After the conclusion of every NFL season, we enter a frenzied period where the biggest and baddest names in free agency are snapped up in a matter of days, if not hours.
The players who garner the massive, long-term contracts are generally younger, more productive, and better known than many veteran players in a free agent pool.
These players might be past their prime, but signing low-priced veterans via free agency can be a terrific move from an investment standpoint.
Some of them may not be as productive as they once were, but those who aren't can bring a level of experience and leadership to a locker room that many teams sorely lack.
Here are 10 vets set to become free agents in 2012 who would make great additions to any ball club.
The fact that Lofa Tatupu does not currently have a job is ridiculous. Given the state of defenses around the NFL, the services of a middle linebacker in Tatupu's class should be in high demand.
Just a year ago, he was in the middle of a six-year contract extension that made him one of the five highest-paid linebackers in the NFL and was going to take him to the end of his career with the Seattle Seahawks.
Come spring 2012, Tatupu should be fully recovered from his previous season-ending injury in 2009, and there are more than a few teams that should take a low-risk shot on this smart veteran defensive leader.
He definitely has some football left in the tank. It would be a shame to see it wasted.
Brandon Lloyd has a unique story in that his breakout season took place when he was 29 years old, far older than a player normally is upon having a talent-establishing season.
Despite his 1,448 yards receiving and 11 touchdowns in 2010, the Denver Broncos elected to trade him to the St. Louis Rams for a low pick in the 2012 NFL draft.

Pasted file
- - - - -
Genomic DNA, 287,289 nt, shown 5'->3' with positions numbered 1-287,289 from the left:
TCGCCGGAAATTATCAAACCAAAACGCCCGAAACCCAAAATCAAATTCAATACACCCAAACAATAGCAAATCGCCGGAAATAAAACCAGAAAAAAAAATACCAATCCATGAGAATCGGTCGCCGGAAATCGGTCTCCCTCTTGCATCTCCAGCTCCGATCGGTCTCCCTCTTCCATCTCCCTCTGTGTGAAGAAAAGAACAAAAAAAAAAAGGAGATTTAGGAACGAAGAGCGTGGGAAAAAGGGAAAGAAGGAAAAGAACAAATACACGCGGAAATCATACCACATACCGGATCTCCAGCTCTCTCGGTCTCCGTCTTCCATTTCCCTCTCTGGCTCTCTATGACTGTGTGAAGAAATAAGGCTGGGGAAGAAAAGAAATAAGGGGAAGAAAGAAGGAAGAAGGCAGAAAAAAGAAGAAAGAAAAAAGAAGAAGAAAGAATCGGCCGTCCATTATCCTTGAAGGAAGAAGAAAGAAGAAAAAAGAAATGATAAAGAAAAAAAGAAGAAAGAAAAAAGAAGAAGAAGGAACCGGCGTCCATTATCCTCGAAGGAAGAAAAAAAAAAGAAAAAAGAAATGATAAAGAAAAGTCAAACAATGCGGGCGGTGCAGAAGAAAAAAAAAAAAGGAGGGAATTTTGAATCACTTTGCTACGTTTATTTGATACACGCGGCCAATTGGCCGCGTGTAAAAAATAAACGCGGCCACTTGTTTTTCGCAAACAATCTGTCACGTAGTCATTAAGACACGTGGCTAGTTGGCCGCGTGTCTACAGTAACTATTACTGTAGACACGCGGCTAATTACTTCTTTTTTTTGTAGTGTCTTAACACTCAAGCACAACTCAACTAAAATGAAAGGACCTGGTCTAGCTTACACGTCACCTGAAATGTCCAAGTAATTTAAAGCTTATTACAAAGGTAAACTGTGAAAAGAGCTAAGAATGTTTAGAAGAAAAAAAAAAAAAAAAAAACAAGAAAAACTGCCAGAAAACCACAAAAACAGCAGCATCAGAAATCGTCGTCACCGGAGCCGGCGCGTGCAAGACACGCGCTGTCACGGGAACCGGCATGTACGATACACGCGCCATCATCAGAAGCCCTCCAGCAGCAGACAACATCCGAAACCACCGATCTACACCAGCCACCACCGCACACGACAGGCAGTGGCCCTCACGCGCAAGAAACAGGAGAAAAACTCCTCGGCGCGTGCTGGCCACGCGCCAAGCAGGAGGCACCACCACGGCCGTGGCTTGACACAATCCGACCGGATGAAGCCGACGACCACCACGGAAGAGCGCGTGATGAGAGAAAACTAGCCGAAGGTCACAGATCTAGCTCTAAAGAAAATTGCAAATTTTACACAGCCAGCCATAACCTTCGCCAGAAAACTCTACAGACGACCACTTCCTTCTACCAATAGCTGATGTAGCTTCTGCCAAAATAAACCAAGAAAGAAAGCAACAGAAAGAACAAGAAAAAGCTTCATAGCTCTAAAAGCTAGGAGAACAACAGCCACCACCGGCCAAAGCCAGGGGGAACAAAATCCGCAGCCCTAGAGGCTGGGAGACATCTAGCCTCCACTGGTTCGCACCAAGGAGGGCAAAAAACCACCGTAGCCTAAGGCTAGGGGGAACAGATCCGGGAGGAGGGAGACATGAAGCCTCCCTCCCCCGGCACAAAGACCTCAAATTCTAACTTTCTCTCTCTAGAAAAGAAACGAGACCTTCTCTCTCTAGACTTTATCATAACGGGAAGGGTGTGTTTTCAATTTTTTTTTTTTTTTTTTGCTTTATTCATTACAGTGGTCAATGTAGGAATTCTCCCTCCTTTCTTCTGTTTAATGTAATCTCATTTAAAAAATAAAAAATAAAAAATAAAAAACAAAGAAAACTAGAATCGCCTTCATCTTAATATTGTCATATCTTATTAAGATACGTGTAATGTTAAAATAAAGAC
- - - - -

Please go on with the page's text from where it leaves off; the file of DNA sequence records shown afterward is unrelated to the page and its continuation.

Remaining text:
With no contract extension in place and the Rams likely looking to get younger on offense next season, Lloyd could find himself looking for work.
Teams in need of receiving threats should not hesitate to look at the 30-year-old veteran. Despite his age, he still has the largest catch radius in the NFL, and has several good years of production left in him, especially with the right quarterback.
He has 26 catches for 322 yards and three touchdowns in five games with the Rams.
Jim Leonhard is small, even for a safety, at 5-foot-8, 188 pounds.
Despite that, he is a tenacious and intelligent defender who, even at the age of 29, makes smart plays week after week on defense.
An undrafted free agent in 2005 for the Buffalo Bills, Leonhard has proved himself over the years during his tenure in Buffalo and then with the Baltimore Ravens to be a capable safety.
As a safety for the New York Jets, Leonhard is a fan favorite on the team's well-known defense, and a respected football player by his peers to boot.
This veteran free agent would be a great addition to any 2012 locker room.
At 27 years old, Michael Bush is old enough to be considered a "veteran" as far as running backs go. With the dreaded age of 30 closing in, Bush has only a few really good years left in his legs, and if his current production is any indication, he does not plan to waste them.
Bush is a bruising back who can pound out the tough yardage whilst still being a consistent big-play threat.
He is likely to be a big-ticket free agent in the 2012 offseason. The Raiders might even use the franchise tag to keep him around, which would be a wise move on their part.
Unless your name is Zach Miller, Vernon Davis, Antonio Gates or Jermichael Finley, tight end is not normally a position to see much attention from free agency suitors.
John Carlson is not an outstanding or explosive player by any means, but he is solid and knows the ins and outs of his position.
He can block and catch in equal measure, and his size allows him to do both with ease. A tight end with size just needs to know how to play the position based on his team's need, and Carlson fits the ticket.